This was the beginning of Vincennes, which was called "the Post," "au Poste," and "Old Post," till in 1735 it received the present name. Margane commanded the Post until 1736, when he joined an expedition against the Indians on the Mississippi, and was captured and burned at the stake.

After his death till the territory was ceded in 1763 to the British, the Post was commanded by Lieutenant Louis St. Ange, who had assisted in establishing it. The French during this period lived in peace and friendship with the Indians, the Pi-ank-a-shaws giving the settlers a large tract of land around the Post for their use. This land was held in common by all the inhabitants. In the spring a certain portion was allotted to the head of each family, or to any one else willing to cultivate it, but when the harvest was over the fences were taken down and the land again became public property. After the accession of St. Ange to the command, he made to certain of the more important persons in the little settlement individual grants of some of this land, which later caused great confusion.

Lieutenant St Ange had much influence with the Indians, and as the French made no attempts to claim the lands of the. Indians, or to destroy their hunting grounds by cutting down the forests, the little settlement at Vincennes lived without molestation or fear, until about 1751, when British agents stirred up some of the tribes to attempt the destruction of the French posts in the Ohio Valley. St. Ange put his post in a secure state of defence, and although a few friendly Indians were killed by the hostiles in the immediate neighborhood, the Post itself was not attacked.

When Canada was ceded to the British it took with it the posts at the head of the Maumee and Wea town. They were garrisoned by small detachments of British troops. Pontiac's conspiracy to drive the British out of the country included the capture and destruction of all the posts then held by the British west of the mountains. The two other posts in Indiana were captured, but Vincennes, being still under the command of St. Ange, was not attacked. Pontiac endeavored to enlist St. Ange in his warfare against the colonists, but that astute officer was proof against all his blandishments. When the treaty of 1763 was made known, St. Ange was transferred to the command of Fort Chartres, on the Mississippi, and left the affairs of Vincennes under the control of three of the more prominent citizens.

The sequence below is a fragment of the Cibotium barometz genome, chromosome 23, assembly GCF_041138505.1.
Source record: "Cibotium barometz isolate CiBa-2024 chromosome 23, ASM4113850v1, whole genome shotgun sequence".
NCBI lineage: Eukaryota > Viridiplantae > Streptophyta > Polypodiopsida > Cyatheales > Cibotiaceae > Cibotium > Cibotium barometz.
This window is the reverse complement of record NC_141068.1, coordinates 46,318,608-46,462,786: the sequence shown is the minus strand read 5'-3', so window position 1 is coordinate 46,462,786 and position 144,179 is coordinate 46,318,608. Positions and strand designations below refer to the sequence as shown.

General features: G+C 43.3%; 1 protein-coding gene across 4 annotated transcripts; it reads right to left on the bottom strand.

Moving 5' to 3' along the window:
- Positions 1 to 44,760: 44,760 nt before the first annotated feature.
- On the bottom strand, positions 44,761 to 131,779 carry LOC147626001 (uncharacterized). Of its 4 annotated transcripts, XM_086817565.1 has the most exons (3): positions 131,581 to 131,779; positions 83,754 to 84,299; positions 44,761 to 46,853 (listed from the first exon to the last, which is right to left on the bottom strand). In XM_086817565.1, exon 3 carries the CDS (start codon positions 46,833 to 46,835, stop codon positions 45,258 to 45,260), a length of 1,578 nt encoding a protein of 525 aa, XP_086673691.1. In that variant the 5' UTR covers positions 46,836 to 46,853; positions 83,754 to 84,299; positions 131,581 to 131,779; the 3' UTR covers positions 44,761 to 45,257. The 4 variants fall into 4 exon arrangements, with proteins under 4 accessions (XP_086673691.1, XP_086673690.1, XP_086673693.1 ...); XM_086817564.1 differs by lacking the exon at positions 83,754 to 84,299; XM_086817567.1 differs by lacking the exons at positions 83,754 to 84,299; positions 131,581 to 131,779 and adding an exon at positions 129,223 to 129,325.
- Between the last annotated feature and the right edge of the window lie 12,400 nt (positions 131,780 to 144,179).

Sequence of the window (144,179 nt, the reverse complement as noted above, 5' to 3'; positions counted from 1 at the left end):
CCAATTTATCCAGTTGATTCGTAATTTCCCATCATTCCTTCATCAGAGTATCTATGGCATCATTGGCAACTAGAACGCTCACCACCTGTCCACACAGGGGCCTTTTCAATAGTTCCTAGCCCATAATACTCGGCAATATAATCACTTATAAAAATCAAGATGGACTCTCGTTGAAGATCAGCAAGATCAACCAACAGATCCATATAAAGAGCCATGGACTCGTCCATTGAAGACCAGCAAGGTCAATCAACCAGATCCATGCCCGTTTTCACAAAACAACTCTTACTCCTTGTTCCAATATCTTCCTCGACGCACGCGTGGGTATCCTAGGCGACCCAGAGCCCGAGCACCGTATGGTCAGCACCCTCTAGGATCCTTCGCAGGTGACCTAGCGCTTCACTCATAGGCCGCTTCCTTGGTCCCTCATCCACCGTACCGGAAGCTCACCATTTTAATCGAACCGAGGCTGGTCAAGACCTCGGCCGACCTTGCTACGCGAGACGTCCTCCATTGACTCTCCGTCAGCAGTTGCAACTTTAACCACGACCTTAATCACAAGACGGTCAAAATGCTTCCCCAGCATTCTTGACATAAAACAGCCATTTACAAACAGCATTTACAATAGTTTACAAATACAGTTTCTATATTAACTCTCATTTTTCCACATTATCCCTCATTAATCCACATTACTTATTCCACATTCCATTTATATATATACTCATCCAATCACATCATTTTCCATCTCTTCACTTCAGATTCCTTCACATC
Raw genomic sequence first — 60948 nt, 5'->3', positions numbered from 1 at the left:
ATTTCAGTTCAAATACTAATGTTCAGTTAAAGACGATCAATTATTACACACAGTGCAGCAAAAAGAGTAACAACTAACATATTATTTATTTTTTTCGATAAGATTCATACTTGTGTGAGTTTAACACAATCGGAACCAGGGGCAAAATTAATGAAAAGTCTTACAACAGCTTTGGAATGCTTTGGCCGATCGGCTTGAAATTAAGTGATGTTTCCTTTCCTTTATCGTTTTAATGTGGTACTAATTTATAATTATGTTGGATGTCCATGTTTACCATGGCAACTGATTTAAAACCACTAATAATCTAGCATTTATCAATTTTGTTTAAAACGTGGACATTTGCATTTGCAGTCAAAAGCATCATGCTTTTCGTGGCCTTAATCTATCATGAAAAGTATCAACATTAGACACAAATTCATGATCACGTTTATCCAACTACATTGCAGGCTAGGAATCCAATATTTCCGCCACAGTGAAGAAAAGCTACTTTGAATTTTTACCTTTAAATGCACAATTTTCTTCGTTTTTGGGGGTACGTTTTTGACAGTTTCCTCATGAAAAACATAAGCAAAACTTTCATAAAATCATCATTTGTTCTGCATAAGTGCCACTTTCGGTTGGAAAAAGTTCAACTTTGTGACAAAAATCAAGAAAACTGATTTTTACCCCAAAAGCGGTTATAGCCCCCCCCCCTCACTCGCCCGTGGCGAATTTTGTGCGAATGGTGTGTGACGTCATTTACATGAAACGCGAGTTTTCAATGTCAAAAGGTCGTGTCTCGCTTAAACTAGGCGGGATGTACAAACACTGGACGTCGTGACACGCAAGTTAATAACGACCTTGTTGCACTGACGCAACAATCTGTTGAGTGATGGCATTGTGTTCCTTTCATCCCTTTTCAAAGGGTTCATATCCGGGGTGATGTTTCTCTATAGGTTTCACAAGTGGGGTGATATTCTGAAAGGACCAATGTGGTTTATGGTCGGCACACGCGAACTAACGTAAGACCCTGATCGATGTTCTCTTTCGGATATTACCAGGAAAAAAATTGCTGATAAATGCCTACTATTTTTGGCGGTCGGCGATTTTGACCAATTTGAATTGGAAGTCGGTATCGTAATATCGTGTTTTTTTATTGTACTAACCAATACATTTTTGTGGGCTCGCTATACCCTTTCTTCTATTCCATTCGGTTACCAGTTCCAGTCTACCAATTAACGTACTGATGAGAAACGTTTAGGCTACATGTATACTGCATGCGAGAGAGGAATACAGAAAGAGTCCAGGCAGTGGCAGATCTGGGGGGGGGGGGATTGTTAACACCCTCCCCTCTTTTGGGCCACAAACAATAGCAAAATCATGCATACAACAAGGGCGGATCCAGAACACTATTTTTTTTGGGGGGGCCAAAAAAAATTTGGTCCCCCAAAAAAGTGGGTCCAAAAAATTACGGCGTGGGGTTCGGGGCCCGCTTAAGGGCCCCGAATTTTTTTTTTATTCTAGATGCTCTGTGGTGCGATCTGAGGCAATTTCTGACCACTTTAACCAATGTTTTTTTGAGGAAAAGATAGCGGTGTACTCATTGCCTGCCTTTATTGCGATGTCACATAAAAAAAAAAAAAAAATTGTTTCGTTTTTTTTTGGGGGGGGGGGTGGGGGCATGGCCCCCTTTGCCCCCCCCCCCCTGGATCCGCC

The British reoccupied Fort Miamis, at the head of the Maumee, and garrisoned Fort Chartres, but did not occupy Vincennes or assume control over its affairs. General Gage, commander in chief of the British forces in America, issued a proclamation to the people of Vincennes offering them the privilege of remaining or of removing to the French or Spanish possessions, assuring them that if they remained they should have the same religious privileges as had been granted to the people of Canada. In a later proclamation he informed the inhabitants that he would not recognize any claim they had to the lands in and around the Post.

The priest of the little parish and some of the leading citizens memorialized the General, showing that the lands had been held by them for many years under grants recognized by the French government, and that it would be a hardship now to deprive them of the rights they had so long enjoyed. On the receipt of this memorial General Gage ordered that all evidences of title be submitted to him at Boston. This, for various reasons, could not be done. Many of the written grants had, as was the custom in France, been left in charge of a notary, who had disappeared with them. In other cases, the grants had been verbal, title passing again, after a French fashion, by the giving of possession with certain ceremonies. While this matter was in contest between the citizens of Vincennes and General Gage, the first mutterings of, the American Revolution brought the General duties of more pressing interest, and nothing further was done in regard to the land grants at Vincennes.